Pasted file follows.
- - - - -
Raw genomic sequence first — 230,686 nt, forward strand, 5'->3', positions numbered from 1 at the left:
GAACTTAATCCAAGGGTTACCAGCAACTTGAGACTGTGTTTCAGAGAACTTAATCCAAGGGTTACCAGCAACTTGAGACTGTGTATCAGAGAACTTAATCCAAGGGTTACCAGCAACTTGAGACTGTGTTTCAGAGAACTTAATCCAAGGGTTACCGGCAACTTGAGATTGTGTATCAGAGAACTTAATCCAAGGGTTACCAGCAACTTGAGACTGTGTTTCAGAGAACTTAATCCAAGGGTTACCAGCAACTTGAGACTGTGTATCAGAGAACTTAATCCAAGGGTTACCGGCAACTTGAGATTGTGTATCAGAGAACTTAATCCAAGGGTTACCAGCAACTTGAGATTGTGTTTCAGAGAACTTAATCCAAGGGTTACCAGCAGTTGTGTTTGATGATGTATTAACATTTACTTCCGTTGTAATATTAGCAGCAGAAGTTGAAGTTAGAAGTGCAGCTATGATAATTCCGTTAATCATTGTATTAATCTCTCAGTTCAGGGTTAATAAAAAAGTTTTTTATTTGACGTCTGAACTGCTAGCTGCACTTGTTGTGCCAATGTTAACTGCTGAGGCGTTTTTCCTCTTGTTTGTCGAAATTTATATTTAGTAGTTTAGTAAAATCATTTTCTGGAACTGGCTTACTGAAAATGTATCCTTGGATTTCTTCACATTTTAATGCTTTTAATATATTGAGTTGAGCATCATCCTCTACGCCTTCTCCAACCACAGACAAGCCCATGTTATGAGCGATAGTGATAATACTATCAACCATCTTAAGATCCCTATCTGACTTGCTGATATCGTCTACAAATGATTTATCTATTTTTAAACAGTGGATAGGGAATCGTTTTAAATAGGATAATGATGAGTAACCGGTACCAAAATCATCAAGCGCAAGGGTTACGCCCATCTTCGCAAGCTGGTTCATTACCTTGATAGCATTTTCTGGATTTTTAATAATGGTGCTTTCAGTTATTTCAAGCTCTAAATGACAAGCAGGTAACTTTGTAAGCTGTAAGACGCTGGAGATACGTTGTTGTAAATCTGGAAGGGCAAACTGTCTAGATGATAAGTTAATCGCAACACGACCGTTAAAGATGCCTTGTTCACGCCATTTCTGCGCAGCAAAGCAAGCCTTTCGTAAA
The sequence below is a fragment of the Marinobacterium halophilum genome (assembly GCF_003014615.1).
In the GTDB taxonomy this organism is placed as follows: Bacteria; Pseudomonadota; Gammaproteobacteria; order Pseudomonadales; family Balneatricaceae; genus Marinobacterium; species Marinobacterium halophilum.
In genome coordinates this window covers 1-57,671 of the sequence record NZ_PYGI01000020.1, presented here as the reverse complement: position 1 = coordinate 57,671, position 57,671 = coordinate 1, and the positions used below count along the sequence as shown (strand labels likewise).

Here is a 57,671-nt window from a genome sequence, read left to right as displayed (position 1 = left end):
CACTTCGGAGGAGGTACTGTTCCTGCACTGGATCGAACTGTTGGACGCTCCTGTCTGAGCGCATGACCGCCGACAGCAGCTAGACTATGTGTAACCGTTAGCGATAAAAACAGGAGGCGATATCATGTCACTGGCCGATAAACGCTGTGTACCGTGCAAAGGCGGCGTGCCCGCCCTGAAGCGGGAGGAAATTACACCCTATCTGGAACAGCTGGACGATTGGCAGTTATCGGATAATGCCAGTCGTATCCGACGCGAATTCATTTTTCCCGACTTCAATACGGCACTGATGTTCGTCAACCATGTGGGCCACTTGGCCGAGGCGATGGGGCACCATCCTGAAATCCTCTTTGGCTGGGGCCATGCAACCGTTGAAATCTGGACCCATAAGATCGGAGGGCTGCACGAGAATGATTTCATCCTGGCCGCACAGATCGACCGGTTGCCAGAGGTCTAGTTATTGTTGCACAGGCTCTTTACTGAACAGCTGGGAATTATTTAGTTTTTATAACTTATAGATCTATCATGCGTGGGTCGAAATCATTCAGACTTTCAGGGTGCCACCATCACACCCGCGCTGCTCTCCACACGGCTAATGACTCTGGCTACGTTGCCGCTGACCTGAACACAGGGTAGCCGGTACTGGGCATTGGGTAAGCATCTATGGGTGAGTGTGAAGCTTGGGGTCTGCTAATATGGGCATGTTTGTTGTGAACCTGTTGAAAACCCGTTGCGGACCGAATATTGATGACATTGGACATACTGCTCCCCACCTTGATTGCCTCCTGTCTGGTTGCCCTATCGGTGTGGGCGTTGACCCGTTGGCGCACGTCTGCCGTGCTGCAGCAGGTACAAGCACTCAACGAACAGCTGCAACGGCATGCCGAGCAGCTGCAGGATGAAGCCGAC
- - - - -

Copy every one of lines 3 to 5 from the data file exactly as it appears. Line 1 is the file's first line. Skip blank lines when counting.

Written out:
The sequence below is a fragment of the Marinobacterium halophilum genome (assembly GCF_003014615.1).
In the GTDB taxonomy this organism is placed as follows: Bacteria; Pseudomonadota; Gammaproteobacteria; order Pseudomonadales; family Balneatricaceae; genus Marinobacterium; species Marinobacterium halophilum.
In genome coordinates this window covers 1-57,671 of the sequence record NZ_PYGI01000020.1, presented here as the reverse complement: position 1 = coordinate 57,671, position 57,671 = coordinate 1, and the positions used below count along the sequence as shown (strand labels likewise).